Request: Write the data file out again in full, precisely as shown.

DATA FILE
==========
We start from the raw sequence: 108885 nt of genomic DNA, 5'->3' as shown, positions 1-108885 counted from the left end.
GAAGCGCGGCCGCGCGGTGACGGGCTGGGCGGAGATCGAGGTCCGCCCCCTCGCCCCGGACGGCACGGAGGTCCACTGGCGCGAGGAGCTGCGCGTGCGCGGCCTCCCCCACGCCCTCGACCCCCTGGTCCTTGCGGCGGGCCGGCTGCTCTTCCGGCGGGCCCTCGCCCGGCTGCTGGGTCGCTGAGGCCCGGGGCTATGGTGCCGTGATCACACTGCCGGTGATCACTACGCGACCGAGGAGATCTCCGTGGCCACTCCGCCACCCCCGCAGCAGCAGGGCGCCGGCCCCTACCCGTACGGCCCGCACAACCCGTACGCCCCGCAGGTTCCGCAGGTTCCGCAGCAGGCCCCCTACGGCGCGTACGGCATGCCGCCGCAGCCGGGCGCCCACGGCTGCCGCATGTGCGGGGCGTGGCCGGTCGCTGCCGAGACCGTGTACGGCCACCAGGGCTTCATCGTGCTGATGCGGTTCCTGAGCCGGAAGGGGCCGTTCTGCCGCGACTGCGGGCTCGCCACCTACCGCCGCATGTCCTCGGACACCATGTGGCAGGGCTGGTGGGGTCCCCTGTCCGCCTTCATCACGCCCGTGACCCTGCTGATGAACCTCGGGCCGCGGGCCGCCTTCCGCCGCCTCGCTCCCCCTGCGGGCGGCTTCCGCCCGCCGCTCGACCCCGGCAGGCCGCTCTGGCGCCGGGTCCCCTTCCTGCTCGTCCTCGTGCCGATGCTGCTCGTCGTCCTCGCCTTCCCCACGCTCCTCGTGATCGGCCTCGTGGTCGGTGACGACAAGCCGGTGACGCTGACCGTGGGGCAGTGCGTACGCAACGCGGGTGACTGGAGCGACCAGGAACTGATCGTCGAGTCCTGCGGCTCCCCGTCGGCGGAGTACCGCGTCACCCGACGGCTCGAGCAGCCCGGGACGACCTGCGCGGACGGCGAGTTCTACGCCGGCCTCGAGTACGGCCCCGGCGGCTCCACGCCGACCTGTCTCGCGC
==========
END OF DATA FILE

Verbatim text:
We start from the raw sequence: 108885 nt of genomic DNA, 5'->3' as shown, positions 1-108885 counted from the left end.
GAAGCGCGGCCGCGCGGTGACGGGCTGGGCGGAGATCGAGGTCCGCCCCCTCGCCCCGGACGGCACGGAGGTCCACTGGCGCGAGGAGCTGCGCGTGCGCGGCCTCCCCCACGCCCTCGACCCCCTGGTCCTTGCGGCGGGCCGGCTGCTCTTCCGGCGGGCCCTCGCCCGGCTGCTGGGTCGCTGAGGCCCGGGGCTATGGTGCCGTGATCACACTGCCGGTGATCACTACGCGACCGAGGAGATCTCCGTGGCCACTCCGCCACCCCCGCAGCAGCAGGGCGCCGGCCCCTACCCGTACGGCCCGCACAACCCGTACGCCCCGCAGGTTCCGCAGGTTCCGCAGCAGGCCCCCTACGGCGCGTACGGCATGCCGCCGCAGCCGGGCGCCCACGGCTGCCGCATGTGCGGGGCGTGGCCGGTCGCTGCCGAGACCGTGTACGGCCACCAGGGCTTCATCGTGCTGATGCGGTTCCTGAGCCGGAAGGGGCCGTTCTGCCGCGACTGCGGGCTCGCCACCTACCGCCGCATGTCCTCGGACACCATGTGGCAGGGCTGGTGGGGTCCCCTGTCCGCCTTCATCACGCCCGTGACCCTGCTGATGAACCTCGGGCCGCGGGCCGCCTTCCGCCGCCTCGCTCCCCCTGCGGGCGGCTTCCGCCCGCCGCTCGACCCCGGCAGGCCGCTCTGGCGCCGGGTCCCCTTCCTGCTCGTCCTCGTGCCGATGCTGCTCGTCGTCCTCGCCTTCCCCACGCTCCTCGTGATCGGCCTCGTGGTCGGTGACGACAAGCCGGTGACGCTGACCGTGGGGCAGTGCGTACGCAACGCGGGTGACTGGAGCGACCAGGAACTGATCGTCGAGTCCTGCGGCTCCCCGTCGGCGGAGTACCGCGTCACCCGACGGCTCGAGCAGCCCGGGACGACCTGCGCGGACGGCGAGTTCTACGCCGGCCTCGAGTACGGCCCCGGCGGCTCCACGCCGACCTGTCTCGCGC